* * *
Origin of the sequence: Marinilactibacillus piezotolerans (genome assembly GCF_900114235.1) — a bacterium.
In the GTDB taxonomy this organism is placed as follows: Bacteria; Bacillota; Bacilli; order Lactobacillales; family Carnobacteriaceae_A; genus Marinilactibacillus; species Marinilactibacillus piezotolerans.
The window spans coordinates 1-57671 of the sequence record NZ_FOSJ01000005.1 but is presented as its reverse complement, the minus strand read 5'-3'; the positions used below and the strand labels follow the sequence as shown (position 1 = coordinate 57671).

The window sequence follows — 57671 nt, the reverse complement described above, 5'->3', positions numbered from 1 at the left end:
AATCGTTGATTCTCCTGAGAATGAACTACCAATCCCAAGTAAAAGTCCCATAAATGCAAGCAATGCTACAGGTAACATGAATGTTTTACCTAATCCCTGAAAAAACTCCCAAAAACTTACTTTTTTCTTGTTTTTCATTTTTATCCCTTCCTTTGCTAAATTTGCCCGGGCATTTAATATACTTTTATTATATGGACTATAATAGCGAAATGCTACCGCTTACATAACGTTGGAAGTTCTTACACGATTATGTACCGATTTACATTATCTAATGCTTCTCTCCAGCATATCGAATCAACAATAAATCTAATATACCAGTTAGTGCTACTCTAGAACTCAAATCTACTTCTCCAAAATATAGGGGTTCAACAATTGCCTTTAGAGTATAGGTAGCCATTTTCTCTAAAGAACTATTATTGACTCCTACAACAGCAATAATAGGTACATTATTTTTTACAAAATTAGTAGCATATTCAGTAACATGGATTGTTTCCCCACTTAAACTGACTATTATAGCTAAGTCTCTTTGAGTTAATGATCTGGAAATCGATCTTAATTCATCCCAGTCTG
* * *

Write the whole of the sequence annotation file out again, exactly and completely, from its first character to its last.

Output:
Origin of the sequence: Marinilactibacillus piezotolerans (genome assembly GCF_900114235.1) — a bacterium.
In the GTDB taxonomy this organism is placed as follows: Bacteria; Bacillota; Bacilli; order Lactobacillales; family Carnobacteriaceae_A; genus Marinilactibacillus; species Marinilactibacillus piezotolerans.
The window spans coordinates 1-57671 of the sequence record NZ_FOSJ01000005.1 but is presented as its reverse complement, the minus strand read 5'-3'; the positions used below and the strand labels follow the sequence as shown (position 1 = coordinate 57671).

The window sequence follows — 57671 nt, the reverse complement described above, 5'->3', positions numbered from 1 at the left end:
AATCGTTGATTCTCCTGAGAATGAACTACCAATCCCAAGTAAAAGTCCCATAAATGCAAGCAATGCTACAGGTAACATGAATGTTTTACCTAATCCCTGAAAAAACTCCCAAAAACTTACTTTTTTCTTGTTTTTCATTTTTATCCCTTCCTTTGCTAAATTTGCCCGGGCATTTAATATACTTTTATTATATGGACTATAATAGCGAAATGCTACCGCTTACATAACGTTGGAAGTTCTTACACGATTATGTACCGATTTACATTATCTAATGCTTCTCTCCAGCATATCGAATCAACAATAAATCTAATATACCAGTTAGTGCTACTCTAGAACTCAAATCTACTTCTCCAAAATATAGGGGTTCAACAATTGCCTTTAGAGTATAGGTAGCCATTTTCTCTAAAGAACTATTATTGACTCCTACAACAGCAATAATAGGTACATTATTTTTTACAAAATTAGTAGCATATTCAGTAACATGGATTGTTTCCCCACTTAAACTGACTATTATAGCTAAGTCTCTTTGAGTTAATGATCTGGAAATCGATCTTAATTCATCCCAGTCTG